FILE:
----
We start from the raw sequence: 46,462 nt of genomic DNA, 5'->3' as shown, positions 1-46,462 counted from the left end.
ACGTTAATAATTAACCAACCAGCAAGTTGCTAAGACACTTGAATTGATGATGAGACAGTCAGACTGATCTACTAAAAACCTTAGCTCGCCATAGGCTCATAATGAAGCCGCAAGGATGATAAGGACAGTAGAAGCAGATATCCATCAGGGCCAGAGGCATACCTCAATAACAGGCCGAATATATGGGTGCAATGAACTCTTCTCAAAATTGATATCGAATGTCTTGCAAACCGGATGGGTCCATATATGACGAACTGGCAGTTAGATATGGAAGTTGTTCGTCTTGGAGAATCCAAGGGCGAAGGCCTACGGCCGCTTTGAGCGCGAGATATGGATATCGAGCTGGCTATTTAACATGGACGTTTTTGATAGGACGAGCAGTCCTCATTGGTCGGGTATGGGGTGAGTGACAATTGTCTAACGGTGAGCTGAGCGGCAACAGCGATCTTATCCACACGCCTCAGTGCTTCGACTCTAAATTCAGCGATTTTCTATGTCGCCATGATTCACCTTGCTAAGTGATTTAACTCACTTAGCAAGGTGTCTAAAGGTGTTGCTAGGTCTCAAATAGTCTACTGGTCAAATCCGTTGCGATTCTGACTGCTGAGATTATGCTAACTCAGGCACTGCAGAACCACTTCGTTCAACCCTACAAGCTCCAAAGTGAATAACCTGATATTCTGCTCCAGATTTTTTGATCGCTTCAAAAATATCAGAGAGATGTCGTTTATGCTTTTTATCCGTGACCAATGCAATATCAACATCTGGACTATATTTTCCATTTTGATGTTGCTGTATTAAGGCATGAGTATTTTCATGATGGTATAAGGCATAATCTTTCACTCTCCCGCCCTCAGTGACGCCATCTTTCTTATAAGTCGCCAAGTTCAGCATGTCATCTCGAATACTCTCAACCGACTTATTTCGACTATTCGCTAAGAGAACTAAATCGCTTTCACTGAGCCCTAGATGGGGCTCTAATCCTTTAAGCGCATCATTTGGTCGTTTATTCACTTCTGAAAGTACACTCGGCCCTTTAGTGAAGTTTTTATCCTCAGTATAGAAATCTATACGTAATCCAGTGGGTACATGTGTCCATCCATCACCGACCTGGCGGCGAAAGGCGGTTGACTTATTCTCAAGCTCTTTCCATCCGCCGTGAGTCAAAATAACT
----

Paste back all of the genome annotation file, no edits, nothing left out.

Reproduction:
We start from the raw sequence: 46,462 nt of genomic DNA, 5'->3' as shown, positions 1-46,462 counted from the left end.
ACGTTAATAATTAACCAACCAGCAAGTTGCTAAGACACTTGAATTGATGATGAGACAGTCAGACTGATCTACTAAAAACCTTAGCTCGCCATAGGCTCATAATGAAGCCGCAAGGATGATAAGGACAGTAGAAGCAGATATCCATCAGGGCCAGAGGCATACCTCAATAACAGGCCGAATATATGGGTGCAATGAACTCTTCTCAAAATTGATATCGAATGTCTTGCAAACCGGATGGGTCCATATATGACGAACTGGCAGTTAGATATGGAAGTTGTTCGTCTTGGAGAATCCAAGGGCGAAGGCCTACGGCCGCTTTGAGCGCGAGATATGGATATCGAGCTGGCTATTTAACATGGACGTTTTTGATAGGACGAGCAGTCCTCATTGGTCGGGTATGGGGTGAGTGACAATTGTCTAACGGTGAGCTGAGCGGCAACAGCGATCTTATCCACACGCCTCAGTGCTTCGACTCTAAATTCAGCGATTTTCTATGTCGCCATGATTCACCTTGCTAAGTGATTTAACTCACTTAGCAAGGTGTCTAAAGGTGTTGCTAGGTCTCAAATAGTCTACTGGTCAAATCCGTTGCGATTCTGACTGCTGAGATTATGCTAACTCAGGCACTGCAGAACCACTTCGTTCAACCCTACAAGCTCCAAAGTGAATAACCTGATATTCTGCTCCAGATTTTTTGATCGCTTCAAAAATATCAGAGAGATGTCGTTTATGCTTTTTATCCGTGACCAATGCAATATCAACATCTGGACTATATTTTCCATTTTGATGTTGCTGTATTAAGGCATGAGTATTTTCATGATGGTATAAGGCATAATCTTTCACTCTCCCGCCCTCAGTGACGCCATCTTTCTTATAAGTCGCCAAGTTCAGCATGTCATCTCGAATACTCTCAACCGACTTATTTCGACTATTCGCTAAGAGAACTAAATCGCTTTCACTGAGCCCTAGATGGGGCTCTAATCCTTTAAGCGCATCATTTGGTCGTTTATTCACTTCTGAAAGTACACTCGGCCCTTTAGTGAAGTTTTTATCCTCAGTATAGAAATCTATACGTAATCCAGTGGGTACATGTGTCCATCCATCACCGACCTGGCGGCGAAAGGCGGTTGACTTATTCTCAAGCTCTTTCCATCCGCCGTGAGTCAAAATAACT